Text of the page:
Understanding Personality Disorder
It’s hard enough defining what personality is without attempting to discuss what constitutes a disorder of personality. Partly for this reason the diagnosis of personality disorder remains one of the most contentious psychiatric diagnoses. Personality disorder refers to certain individual characteristics that are inflexible and result in some form of functional impairment or subjective distress for the individual. So, if this is personality disorder, what is paranoid personality disorder?
Defining Paranoid Personality Disorder
Paranoid personality disorder (PPD) is one of ten personality disorders. This disorder clusters around suspicious, odd or eccentric behaviors. The person with paranoid personality disorder, expects to be mistreated by others, is suspicious, secretive, jealous, and frequently argumentative. They have great difficulty accepting blame and appear aloof, cold and unemotional.
Diagnosing Paranoid Personality Disorder
A diagnosis of PPD assumes at least four of the following features:
- The individual suspects, without sufficient basis, that others are exploiting, harming, or deceiving him/her.
- Is preoccupied with unjustified doubts about the loyalty or trustworthiness of friends or associates.
- Is reluctant to confide in others because of unwarranted fear that the information will be used maliciously against him/her.
- Reads hidden meaning or threatening meanings into benign remarks or events and persistently bears grudges, i.e., is unforgiving of insults, injuries or slights.
- Perceives attacks on his or her character or reputation that are not apparent to others and is quick to react angrily or to counterattack.
- Has recurrent suspicions, without justification, regarding fidelity of spouse or sexual partner.
These features must not appear during the course of schizophrenia or other mood disorders, nor must they be related to the effects of a general medical condition or other physiological effects.
How Common is Paranoid Personality Disorder?
As with many other personality disorders people with PPD usually function well enough to hold down a job and get by. People with PPD rarely seek help from a doctor and so it is difficult to establish the full extent of the problem. Estimates vary but between 0.5% - 2.5% of the general population is thought to experience PPD, with more males than females affected.
Causes of Paranoid Personality Disorder
Various suggestions have been put forward as to what causes PPD but no one actually knows the answer. The incidence of PPD seems higher in families where one or more members have some form of psychosis such as schizophrenia. PPD may also be an aspect of learned behavior in which children learn to cope with stressful situations such as parental aggression by monitoring situations and behaviors with a higher than normal degree of vigilance. This pattern of behavior may then extend into adulthood.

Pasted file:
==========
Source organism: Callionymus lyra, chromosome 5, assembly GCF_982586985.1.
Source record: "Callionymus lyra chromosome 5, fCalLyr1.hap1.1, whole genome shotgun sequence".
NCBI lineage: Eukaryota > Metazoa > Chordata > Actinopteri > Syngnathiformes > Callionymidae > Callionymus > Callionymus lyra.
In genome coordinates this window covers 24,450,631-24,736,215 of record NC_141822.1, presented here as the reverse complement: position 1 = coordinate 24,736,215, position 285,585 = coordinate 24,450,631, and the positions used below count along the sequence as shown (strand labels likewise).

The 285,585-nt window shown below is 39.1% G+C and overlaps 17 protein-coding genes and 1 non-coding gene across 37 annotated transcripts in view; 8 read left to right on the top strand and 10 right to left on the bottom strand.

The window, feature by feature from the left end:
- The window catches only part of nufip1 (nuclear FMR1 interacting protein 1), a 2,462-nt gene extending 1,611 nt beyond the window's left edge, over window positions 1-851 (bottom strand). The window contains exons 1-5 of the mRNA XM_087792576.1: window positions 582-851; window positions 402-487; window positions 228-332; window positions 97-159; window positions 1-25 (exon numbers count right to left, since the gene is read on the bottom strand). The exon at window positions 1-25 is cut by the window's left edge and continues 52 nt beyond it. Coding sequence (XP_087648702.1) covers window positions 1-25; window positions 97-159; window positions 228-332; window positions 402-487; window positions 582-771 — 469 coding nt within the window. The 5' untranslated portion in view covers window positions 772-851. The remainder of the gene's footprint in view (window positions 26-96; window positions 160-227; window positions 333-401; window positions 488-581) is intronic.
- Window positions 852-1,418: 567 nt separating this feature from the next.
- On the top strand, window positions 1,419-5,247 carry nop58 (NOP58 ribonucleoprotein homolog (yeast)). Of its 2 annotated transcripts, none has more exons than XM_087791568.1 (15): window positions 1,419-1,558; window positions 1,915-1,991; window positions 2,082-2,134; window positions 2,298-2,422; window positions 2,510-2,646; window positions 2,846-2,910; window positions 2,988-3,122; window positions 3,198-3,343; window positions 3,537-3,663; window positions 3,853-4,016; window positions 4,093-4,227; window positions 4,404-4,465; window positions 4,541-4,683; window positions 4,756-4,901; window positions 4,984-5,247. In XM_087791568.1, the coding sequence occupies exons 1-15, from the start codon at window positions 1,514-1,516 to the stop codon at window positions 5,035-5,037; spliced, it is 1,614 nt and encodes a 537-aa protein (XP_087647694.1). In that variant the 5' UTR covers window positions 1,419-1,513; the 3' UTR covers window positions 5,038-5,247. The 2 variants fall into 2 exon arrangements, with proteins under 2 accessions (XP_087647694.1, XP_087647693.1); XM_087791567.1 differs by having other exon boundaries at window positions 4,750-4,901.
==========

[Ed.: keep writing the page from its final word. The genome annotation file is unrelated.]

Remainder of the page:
The person with PPD may often be told they are far too suspicious of the motives of others. They tend to be highly sensitive to rejection, hold grudges and interpret casual comments or throw-away remarks as a personal attack. Even in the face of evidence to the contrary, the person finds it hard to shake off their suspicions. Friendly everyday gestures, such as a smile, a wave, or offering the person a coffee, can be interpreted as a form of manipulation.
Getting on with someone with PPD can be hard work. They are defensive and quick to interpret situations, comments or suggestions as to how they may be put to some disadvantage. They may go as far as taking legal action against people or organizations they feel are against them and in some instances they may turn to violence.
What is paranoid personality disorder? The answer is based around a certain level of subjectivity relating to observed behavior. As to the cause of the disorder the picture is less certain. Either in isolation or combination we can point to genetics, upbringing or biochemical imbalance in the brain. PPD isn’t easy for the person who lives with it, or for those who live or interact with them. The situation however is worsened by alcohol, stress, debt, anxiety, depression or other mental health problems.
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Satterfield JM, Feldman MD. Paranoid personality disorder. In: Ferri FF, ed. Ferri’s Clinical Advisor 2008: Instant Diagnosis and Treatment. 1st ed. Philadelphia, Pa: Mosby Elsevier; 2008.
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